Nor will it be possible to resume work on the Jonglei Canal, a vital concern of Egypt, which wants very much to increase its supply of water from the Nile. Finally, it will not be possible to hold elections in the southern provinces for the constituent assembly which is intended to usher in a new civilian government.
Another ominous sign is the market gossip, especially in Omdurman, near Khartoum. Because there has been no lessening of economic hardship since the coup, the gossip goes, Nimeiry should be brought back.
This idea finds little favor among the more articulate Sudanese, but they don't ignore the Nimeiry factor. Some believe that Nimeiry, even now, is engaged in hatching plots. Some influential forces in the country owed him much and would probably like to see him return. There is also a section in the Muslim community that would rather see Nimeiry back than accept any serious changes in the Islamization program he introduced, changes now being debated by the interim government.
Nimeiry still enjoys political asylum in Egypt, where the administration of President Hosni Mubarak can be depended on not to allow him to engage in plots against Sudan. The risk, if there is one, is not that Nimeiry will do the plotting, but that his colleagues in Khartoum will.
Meanwhile, the Egyptians firmly reject Khartoum's petition to extradite Nimeiry. Egypt has a longstanding policy of granting asylum to Arab leaders driven from office and is not likely to abandon it. Sudan's interim government has decided to try Nimeiry in absentia, charging him with crimes ranging from corruption to complicity in arranging the exodus of Ethiopian Jews to Israel.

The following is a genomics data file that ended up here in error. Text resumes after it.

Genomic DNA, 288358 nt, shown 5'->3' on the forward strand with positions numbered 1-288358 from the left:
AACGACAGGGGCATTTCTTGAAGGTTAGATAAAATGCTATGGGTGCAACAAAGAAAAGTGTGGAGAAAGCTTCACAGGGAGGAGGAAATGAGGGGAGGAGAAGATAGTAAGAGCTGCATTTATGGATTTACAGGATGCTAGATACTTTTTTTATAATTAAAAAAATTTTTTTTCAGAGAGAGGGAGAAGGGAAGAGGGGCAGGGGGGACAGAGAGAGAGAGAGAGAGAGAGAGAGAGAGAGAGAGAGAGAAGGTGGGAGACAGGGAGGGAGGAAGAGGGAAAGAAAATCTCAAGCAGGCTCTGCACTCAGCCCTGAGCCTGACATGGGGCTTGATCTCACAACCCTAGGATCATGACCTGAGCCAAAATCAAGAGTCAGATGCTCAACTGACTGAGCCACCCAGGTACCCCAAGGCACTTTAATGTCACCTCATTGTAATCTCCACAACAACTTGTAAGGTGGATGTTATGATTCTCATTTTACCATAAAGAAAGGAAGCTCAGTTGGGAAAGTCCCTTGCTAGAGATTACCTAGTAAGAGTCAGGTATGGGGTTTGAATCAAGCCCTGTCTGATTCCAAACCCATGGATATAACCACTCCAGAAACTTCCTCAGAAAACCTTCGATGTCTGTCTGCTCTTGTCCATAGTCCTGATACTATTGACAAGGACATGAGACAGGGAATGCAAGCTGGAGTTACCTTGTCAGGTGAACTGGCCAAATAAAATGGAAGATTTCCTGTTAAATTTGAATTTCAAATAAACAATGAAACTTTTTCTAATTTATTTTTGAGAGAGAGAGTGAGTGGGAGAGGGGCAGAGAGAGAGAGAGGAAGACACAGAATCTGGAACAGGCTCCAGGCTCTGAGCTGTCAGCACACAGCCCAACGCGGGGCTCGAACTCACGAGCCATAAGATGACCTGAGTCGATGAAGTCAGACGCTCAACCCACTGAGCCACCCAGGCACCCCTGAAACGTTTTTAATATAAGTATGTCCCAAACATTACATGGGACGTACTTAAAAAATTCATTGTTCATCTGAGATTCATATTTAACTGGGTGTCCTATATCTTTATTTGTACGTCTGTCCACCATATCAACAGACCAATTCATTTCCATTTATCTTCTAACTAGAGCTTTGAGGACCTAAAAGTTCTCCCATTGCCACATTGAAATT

While no serious tensions exist between the Military Council and the Council of Ministers -- the two components of the interim government -- they have a strong difference of opinion about division of responsibilities. The ministers feel the generals tend to take initiatives (as in foreign affairs) that belong to the civilian caretakers. The risk of a widening gulf between the two arms of government must be taken seriously, analysts say.
There is also the risk of discontent within the Army itself and of rivalries growing up among the leading military figures. But few doubt that the generals are committed to returning to the barracks at the end of the year they have given themselves to produce an elected constituent assembly.
Among junior officers, there is some evidence of discontent. Eleven of them were recently dismissed on grounds that have not been publicly disclosed. More are said to face dismissal in the immediate future.
Information about what is happening in the Army is, as usual, hard to come by. So the public has only gossip to go by. But there seems to be ground for believing that some of the younger officers feel the generals have been too slow and lacking in imagination to address the larger economic and political problems.